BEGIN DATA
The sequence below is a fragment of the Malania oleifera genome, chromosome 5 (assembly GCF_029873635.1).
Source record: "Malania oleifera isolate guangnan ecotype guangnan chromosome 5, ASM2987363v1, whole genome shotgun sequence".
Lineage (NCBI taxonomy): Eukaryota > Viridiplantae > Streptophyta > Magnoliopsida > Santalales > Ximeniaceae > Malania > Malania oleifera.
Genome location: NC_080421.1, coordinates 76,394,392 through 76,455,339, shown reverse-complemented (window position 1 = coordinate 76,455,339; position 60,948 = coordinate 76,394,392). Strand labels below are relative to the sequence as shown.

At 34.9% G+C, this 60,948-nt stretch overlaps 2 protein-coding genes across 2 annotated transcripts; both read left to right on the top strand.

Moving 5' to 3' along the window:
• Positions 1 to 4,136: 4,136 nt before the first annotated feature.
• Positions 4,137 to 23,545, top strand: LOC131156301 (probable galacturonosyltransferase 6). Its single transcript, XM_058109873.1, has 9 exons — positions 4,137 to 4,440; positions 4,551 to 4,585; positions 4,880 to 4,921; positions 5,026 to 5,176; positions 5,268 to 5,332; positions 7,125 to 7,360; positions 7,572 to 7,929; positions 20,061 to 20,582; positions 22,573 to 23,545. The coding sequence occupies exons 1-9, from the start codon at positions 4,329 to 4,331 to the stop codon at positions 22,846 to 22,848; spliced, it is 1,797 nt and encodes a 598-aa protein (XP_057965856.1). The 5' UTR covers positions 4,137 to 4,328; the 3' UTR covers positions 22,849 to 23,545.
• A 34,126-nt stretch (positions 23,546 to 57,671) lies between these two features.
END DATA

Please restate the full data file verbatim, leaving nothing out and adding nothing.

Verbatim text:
The sequence below is a fragment of the Malania oleifera genome, chromosome 5 (assembly GCF_029873635.1).
Source record: "Malania oleifera isolate guangnan ecotype guangnan chromosome 5, ASM2987363v1, whole genome shotgun sequence".
Lineage (NCBI taxonomy): Eukaryota > Viridiplantae > Streptophyta > Magnoliopsida > Santalales > Ximeniaceae > Malania > Malania oleifera.
Genome location: NC_080421.1, coordinates 76,394,392 through 76,455,339, shown reverse-complemented (window position 1 = coordinate 76,455,339; position 60,948 = coordinate 76,394,392). Strand labels below are relative to the sequence as shown.

At 34.9% G+C, this 60,948-nt stretch overlaps 2 protein-coding genes across 2 annotated transcripts; both read left to right on the top strand.

Moving 5' to 3' along the window:
• Positions 1 to 4,136: 4,136 nt before the first annotated feature.
• Positions 4,137 to 23,545, top strand: LOC131156301 (probable galacturonosyltransferase 6). Its single transcript, XM_058109873.1, has 9 exons — positions 4,137 to 4,440; positions 4,551 to 4,585; positions 4,880 to 4,921; positions 5,026 to 5,176; positions 5,268 to 5,332; positions 7,125 to 7,360; positions 7,572 to 7,929; positions 20,061 to 20,582; positions 22,573 to 23,545. The coding sequence occupies exons 1-9, from the start codon at positions 4,329 to 4,331 to the stop codon at positions 22,846 to 22,848; spliced, it is 1,797 nt and encodes a 598-aa protein (XP_057965856.1). The 5' UTR covers positions 4,137 to 4,328; the 3' UTR covers positions 22,849 to 23,545.
• A 34,126-nt stretch (positions 23,546 to 57,671) lies between these two features.